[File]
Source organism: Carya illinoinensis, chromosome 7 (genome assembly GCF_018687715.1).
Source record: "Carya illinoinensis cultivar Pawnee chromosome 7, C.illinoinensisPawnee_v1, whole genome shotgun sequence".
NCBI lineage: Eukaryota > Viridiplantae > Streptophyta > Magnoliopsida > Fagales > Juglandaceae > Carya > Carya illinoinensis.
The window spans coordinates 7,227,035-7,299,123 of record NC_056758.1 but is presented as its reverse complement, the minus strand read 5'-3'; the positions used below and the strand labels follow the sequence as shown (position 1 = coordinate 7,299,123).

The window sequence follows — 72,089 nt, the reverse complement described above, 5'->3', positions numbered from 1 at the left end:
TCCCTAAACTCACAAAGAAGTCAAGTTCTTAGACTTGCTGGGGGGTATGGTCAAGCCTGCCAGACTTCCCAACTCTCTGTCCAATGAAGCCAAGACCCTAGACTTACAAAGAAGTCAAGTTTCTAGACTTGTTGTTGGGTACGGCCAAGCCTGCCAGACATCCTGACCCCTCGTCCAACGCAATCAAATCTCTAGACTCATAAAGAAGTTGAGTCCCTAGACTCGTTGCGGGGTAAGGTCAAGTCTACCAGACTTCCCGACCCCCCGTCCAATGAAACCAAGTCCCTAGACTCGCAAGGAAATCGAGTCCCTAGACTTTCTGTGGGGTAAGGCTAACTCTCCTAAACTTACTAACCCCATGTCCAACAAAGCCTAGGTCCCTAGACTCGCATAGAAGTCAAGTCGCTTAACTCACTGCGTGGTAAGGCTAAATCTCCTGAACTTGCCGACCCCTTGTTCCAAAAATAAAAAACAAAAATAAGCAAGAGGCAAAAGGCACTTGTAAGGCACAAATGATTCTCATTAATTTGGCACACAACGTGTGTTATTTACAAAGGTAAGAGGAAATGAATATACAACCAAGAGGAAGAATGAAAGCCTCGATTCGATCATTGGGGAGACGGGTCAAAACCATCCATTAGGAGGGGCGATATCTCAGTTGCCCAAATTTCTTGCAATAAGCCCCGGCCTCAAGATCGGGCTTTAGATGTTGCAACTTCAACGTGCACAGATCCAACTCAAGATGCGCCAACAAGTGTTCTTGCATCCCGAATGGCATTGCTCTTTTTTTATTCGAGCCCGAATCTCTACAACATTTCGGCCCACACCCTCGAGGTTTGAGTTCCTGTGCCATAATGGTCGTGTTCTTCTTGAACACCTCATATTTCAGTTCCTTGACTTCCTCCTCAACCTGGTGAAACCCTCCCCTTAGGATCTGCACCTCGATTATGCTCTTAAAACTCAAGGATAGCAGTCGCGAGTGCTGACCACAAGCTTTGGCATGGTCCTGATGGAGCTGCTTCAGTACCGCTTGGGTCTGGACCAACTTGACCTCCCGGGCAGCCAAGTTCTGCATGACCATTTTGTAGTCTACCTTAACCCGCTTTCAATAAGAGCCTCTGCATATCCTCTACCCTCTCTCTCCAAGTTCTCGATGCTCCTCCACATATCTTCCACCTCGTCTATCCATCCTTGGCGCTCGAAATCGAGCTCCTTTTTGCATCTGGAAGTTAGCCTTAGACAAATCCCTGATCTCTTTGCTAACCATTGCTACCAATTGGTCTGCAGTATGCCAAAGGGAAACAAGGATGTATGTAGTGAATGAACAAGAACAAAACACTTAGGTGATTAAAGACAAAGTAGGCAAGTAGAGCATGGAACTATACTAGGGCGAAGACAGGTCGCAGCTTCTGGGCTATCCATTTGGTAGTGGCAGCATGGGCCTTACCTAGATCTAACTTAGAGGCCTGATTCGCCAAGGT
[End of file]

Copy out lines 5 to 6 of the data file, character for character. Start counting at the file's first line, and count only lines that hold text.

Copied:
The window sequence follows — 72,089 nt, the reverse complement described above, 5'->3', positions numbered from 1 at the left end:
TCCCTAAACTCACAAAGAAGTCAAGTTCTTAGACTTGCTGGGGGGTATGGTCAAGCCTGCCAGACTTCCCAACTCTCTGTCCAATGAAGCCAAGACCCTAGACTTACAAAGAAGTCAAGTTTCTAGACTTGTTGTTGGGTACGGCCAAGCCTGCCAGACATCCTGACCCCTCGTCCAACGCAATCAAATCTCTAGACTCATAAAGAAGTTGAGTCCCTAGACTCGTTGCGGGGTAAGGTCAAGTCTACCAGACTTCCCGACCCCCCGTCCAATGAAACCAAGTCCCTAGACTCGCAAGGAAATCGAGTCCCTAGACTTTCTGTGGGGTAAGGCTAACTCTCCTAAACTTACTAACCCCATGTCCAACAAAGCCTAGGTCCCTAGACTCGCATAGAAGTCAAGTCGCTTAACTCACTGCGTGGTAAGGCTAAATCTCCTGAACTTGCCGACCCCTTGTTCCAAAAATAAAAAACAAAAATAAGCAAGAGGCAAAAGGCACTTGTAAGGCACAAATGATTCTCATTAATTTGGCACACAACGTGTGTTATTTACAAAGGTAAGAGGAAATGAATATACAACCAAGAGGAAGAATGAAAGCCTCGATTCGATCATTGGGGAGACGGGTCAAAACCATCCATTAGGAGGGGCGATATCTCAGTTGCCCAAATTTCTTGCAATAAGCCCCGGCCTCAAGATCGGGCTTTAGATGTTGCAACTTCAACGTGCACAGATCCAACTCAAGATGCGCCAACAAGTGTTCTTGCATCCCGAATGGCATTGCTCTTTTTTTATTCGAGCCCGAATCTCTACAACATTTCGGCCCACACCCTCGAGGTTTGAGTTCCTGTGCCATAATGGTCGTGTTCTTCTTGAACACCTCATATTTCAGTTCCTTGACTTCCTCCTCAACCTGGTGAAACCCTCCCCTTAGGATCTGCACCTCGATTATGCTCTTAAAACTCAAGGATAGCAGTCGCGAGTGCTGACCACAAGCTTTGGCATGGTCCTGATGGAGCTGCTTCAGTACCGCTTGGGTCTGGACCAACTTGACCTCCCGGGCAGCCAAGTTCTGCATGACCATTTTGTAGTCTACCTTAACCCGCTTTCAATAAGAGCCTCTGCATATCCTCTACCCTCTCTCTCCAAGTTCTCGATGCTCCTCCACATATCTTCCACCTCGTCTATCCATCCTTGGCGCTCGAAATCGAGCTCCTTTTTGCATCTGGAAGTTAGCCTTAGACAAATCCCTGATCTCTTTGCTAACCATTGCTACCAATTGGTCTGCAGTATGCCAAAGGGAAACAAGGATGTATGTAGTGAATGAACAAGAACAAAACACTTAGGTGATTAAAGACAAAGTAGGCAAGTAGAGCATGGAACTATACTAGGGCGAAGACAGGTCGCAGCTTCTGGGCTATCCATTTGGTAGTGGCAGCATGGGCCTTACCTAGATCTAACTTAGAGGCCTGATTCGCCAAGGT